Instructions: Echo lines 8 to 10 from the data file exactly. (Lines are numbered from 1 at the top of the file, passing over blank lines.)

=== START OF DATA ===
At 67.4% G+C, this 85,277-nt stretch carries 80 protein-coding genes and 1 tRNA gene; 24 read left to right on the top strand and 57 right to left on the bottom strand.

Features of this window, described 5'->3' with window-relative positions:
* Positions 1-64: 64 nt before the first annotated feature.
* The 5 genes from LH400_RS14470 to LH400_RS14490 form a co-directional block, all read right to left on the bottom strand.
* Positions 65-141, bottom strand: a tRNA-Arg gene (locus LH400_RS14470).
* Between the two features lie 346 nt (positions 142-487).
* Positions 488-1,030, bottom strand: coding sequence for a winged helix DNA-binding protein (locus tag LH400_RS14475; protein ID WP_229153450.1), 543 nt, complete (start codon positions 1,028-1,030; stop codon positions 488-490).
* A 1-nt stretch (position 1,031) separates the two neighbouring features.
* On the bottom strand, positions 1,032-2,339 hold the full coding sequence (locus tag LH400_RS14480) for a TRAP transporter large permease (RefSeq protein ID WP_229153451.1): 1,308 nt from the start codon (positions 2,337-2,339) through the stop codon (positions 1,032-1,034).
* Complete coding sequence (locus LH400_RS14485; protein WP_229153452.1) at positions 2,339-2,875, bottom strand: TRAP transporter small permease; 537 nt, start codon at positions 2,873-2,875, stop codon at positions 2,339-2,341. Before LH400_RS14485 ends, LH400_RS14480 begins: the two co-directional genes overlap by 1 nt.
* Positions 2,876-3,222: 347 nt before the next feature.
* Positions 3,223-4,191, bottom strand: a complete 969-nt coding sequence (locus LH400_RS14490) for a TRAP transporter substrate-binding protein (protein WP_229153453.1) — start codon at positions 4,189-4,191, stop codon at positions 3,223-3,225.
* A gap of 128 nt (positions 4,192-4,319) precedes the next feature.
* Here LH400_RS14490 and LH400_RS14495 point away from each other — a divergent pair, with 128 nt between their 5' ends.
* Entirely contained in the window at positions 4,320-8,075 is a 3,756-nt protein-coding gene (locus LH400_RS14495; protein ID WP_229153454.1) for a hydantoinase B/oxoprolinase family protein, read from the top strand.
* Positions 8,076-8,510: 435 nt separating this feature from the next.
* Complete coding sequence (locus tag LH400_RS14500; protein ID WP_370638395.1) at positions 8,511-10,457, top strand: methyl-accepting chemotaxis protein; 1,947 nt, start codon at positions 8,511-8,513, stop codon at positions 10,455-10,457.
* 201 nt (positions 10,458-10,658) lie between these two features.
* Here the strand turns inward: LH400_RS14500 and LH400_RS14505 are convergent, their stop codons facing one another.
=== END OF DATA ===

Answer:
* A 1-nt stretch (position 1,031) separates the two neighbouring features.
* On the bottom strand, positions 1,032-2,339 hold the full coding sequence (locus tag LH400_RS14480) for a TRAP transporter large permease (RefSeq protein ID WP_229153451.1): 1,308 nt from the start codon (positions 2,337-2,339) through the stop codon (positions 1,032-1,034).
* Complete coding sequence (locus LH400_RS14485; protein WP_229153452.1) at positions 2,339-2,875, bottom strand: TRAP transporter small permease; 537 nt, start codon at positions 2,873-2,875, stop codon at positions 2,339-2,341. Before LH400_RS14485 ends, LH400_RS14480 begins: the two co-directional genes overlap by 1 nt.